Choosing to disclose, or share, a history of childhood sexual abuse (CSA) is a completely individual decision. While some forms of treatment or healing may involve disclosing the trauma to move forward, this may not be the most beneficial option depending on each survivor’s personality or history. Some individuals may want to share what has happened to them, while others may never choose to tell anyone for the rest of their life. Sometimes, the decision not to disclose a history of abuse may be due to a previous attempt to disclose that did not go as planned. For example, some survivors may have tried to tell someone when they were a child or when they were experiencing the abuse and may have been ignored or not believed. This may cause feelings of fear or a lack of desire to try to open up again.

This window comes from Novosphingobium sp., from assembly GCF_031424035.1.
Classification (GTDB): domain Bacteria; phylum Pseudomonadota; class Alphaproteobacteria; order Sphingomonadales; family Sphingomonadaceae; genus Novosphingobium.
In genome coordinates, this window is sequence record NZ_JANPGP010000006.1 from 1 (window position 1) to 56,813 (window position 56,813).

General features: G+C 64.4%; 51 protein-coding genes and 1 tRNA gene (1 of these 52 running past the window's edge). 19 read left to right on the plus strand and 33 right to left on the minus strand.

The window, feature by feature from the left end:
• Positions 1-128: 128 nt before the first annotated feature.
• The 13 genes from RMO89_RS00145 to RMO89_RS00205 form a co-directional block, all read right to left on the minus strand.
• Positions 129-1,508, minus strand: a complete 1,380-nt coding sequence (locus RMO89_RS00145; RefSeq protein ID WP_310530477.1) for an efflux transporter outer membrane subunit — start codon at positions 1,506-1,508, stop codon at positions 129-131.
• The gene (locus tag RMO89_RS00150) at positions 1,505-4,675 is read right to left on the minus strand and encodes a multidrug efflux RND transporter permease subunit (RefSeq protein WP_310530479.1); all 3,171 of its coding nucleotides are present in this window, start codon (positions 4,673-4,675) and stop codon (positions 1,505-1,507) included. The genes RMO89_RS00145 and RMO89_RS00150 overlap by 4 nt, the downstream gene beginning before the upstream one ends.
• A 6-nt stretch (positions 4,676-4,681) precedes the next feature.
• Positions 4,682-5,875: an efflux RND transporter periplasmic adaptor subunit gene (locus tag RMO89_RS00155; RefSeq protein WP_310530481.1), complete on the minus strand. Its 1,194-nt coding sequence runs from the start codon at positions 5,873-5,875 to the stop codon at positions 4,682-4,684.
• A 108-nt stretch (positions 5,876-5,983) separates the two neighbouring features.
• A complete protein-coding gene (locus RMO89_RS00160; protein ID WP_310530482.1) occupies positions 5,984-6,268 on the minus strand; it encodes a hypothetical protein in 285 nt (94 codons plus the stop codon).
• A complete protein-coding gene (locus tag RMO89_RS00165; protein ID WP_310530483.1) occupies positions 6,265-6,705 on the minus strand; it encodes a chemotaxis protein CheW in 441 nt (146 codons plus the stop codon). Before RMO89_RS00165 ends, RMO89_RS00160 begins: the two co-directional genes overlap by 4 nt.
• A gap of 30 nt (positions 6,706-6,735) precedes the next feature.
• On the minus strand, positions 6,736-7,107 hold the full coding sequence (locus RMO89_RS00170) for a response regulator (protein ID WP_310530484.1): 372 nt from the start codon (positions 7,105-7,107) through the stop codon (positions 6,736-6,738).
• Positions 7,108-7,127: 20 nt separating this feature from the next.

Many survivors will never disclose the abuseIt has been estimated that nearly 20% of all survivors of childhood sexual abuse will never disclose the abuse, and roughly 60% will not disclose the abuse until at least five years after the first incident.1 Whatever the reason may be for not disclosing an abuse, each individual’s story is their own to tell. However, much they want to share is completely up to them, as well as when, or if, they disclose this information to their friends, family, or partners.
Although this decision and situation can be handled a variety of ways, there are a few things to consider that may help an individual make the decision to disclose a history of abuse, and ideas to make the process as positive and healthy as it can be. These include, but are not limited to:
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